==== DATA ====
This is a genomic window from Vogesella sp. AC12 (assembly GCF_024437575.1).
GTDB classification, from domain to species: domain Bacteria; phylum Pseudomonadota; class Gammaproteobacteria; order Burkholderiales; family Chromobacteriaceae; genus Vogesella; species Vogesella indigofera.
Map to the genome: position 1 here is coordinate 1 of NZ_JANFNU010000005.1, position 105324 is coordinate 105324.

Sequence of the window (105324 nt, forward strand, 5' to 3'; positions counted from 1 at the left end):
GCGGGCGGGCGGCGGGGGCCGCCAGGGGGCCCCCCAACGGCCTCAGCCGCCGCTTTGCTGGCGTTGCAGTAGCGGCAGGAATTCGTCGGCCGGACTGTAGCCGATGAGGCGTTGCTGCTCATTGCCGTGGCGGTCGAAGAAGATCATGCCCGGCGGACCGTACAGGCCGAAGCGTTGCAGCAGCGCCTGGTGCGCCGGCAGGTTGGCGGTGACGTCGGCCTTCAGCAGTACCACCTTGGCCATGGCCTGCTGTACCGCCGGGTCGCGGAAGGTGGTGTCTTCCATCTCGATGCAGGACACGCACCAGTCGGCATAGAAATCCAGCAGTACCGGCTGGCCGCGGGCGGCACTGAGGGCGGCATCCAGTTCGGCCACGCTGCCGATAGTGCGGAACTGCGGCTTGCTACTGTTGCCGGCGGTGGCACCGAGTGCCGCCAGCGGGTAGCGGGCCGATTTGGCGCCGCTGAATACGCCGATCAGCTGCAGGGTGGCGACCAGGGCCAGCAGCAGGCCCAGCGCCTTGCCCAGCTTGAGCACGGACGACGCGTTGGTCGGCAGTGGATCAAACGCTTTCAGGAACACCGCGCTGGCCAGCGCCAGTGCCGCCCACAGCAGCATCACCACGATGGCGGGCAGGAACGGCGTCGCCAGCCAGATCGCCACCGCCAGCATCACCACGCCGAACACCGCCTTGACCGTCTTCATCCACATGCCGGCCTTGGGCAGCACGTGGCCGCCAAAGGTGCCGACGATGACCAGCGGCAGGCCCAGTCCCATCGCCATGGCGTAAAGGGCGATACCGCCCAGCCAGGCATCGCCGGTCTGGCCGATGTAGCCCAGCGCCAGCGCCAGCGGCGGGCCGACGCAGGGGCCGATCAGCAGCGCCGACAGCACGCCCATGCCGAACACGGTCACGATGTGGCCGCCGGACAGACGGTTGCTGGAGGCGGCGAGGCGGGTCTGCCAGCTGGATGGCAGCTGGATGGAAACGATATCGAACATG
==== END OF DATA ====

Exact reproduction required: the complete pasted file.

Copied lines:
This is a genomic window from Vogesella sp. AC12 (assembly GCF_024437575.1).
GTDB classification, from domain to species: domain Bacteria; phylum Pseudomonadota; class Gammaproteobacteria; order Burkholderiales; family Chromobacteriaceae; genus Vogesella; species Vogesella indigofera.
Map to the genome: position 1 here is coordinate 1 of NZ_JANFNU010000005.1, position 105324 is coordinate 105324.

Sequence of the window (105324 nt, forward strand, 5' to 3'; positions counted from 1 at the left end):
GCGGGCGGGCGGCGGGGGCCGCCAGGGGGCCCCCCAACGGCCTCAGCCGCCGCTTTGCTGGCGTTGCAGTAGCGGCAGGAATTCGTCGGCCGGACTGTAGCCGATGAGGCGTTGCTGCTCATTGCCGTGGCGGTCGAAGAAGATCATGCCCGGCGGACCGTACAGGCCGAAGCGTTGCAGCAGCGCCTGGTGCGCCGGCAGGTTGGCGGTGACGTCGGCCTTCAGCAGTACCACCTTGGCCATGGCCTGCTGTACCGCCGGGTCGCGGAAGGTGGTGTCTTCCATCTCGATGCAGGACACGCACCAGTCGGCATAGAAATCCAGCAGTACCGGCTGGCCGCGGGCGGCACTGAGGGCGGCATCCAGTTCGGCCACGCTGCCGATAGTGCGGAACTGCGGCTTGCTACTGTTGCCGGCGGTGGCACCGAGTGCCGCCAGCGGGTAGCGGGCCGATTTGGCGCCGCTGAATACGCCGATCAGCTGCAGGGTGGCGACCAGGGCCAGCAGCAGGCCCAGCGCCTTGCCCAGCTTGAGCACGGACGACGCGTTGGTCGGCAGTGGATCAAACGCTTTCAGGAACACCGCGCTGGCCAGCGCCAGTGCCGCCCACAGCAGCATCACCACGATGGCGGGCAGGAACGGCGTCGCCAGCCAGATCGCCACCGCCAGCATCACCACGCCGAACACCGCCTTGACCGTCTTCATCCACATGCCGGCCTTGGGCAGCACGTGGCCGCCAAAGGTGCCGACGATGACCAGCGGCAGGCCCAGTCCCATCGCCATGGCGTAAAGGGCGATACCGCCCAGCCAGGCATCGCCGGTCTGGCCGATGTAGCCCAGCGCCAGCGCCAGCGGCGGGCCGACGCAGGGGCCGATCAGCAGCGCCGACAGCACGCCCATGCCGAACACGGTCACGATGTGGCCGCCGGACAGACGGTTGCTGGAGGCGGCGAGGCGGGTCTGCCAGCTGGATGGCAGCTGGATGGAAACGATATCGAACATG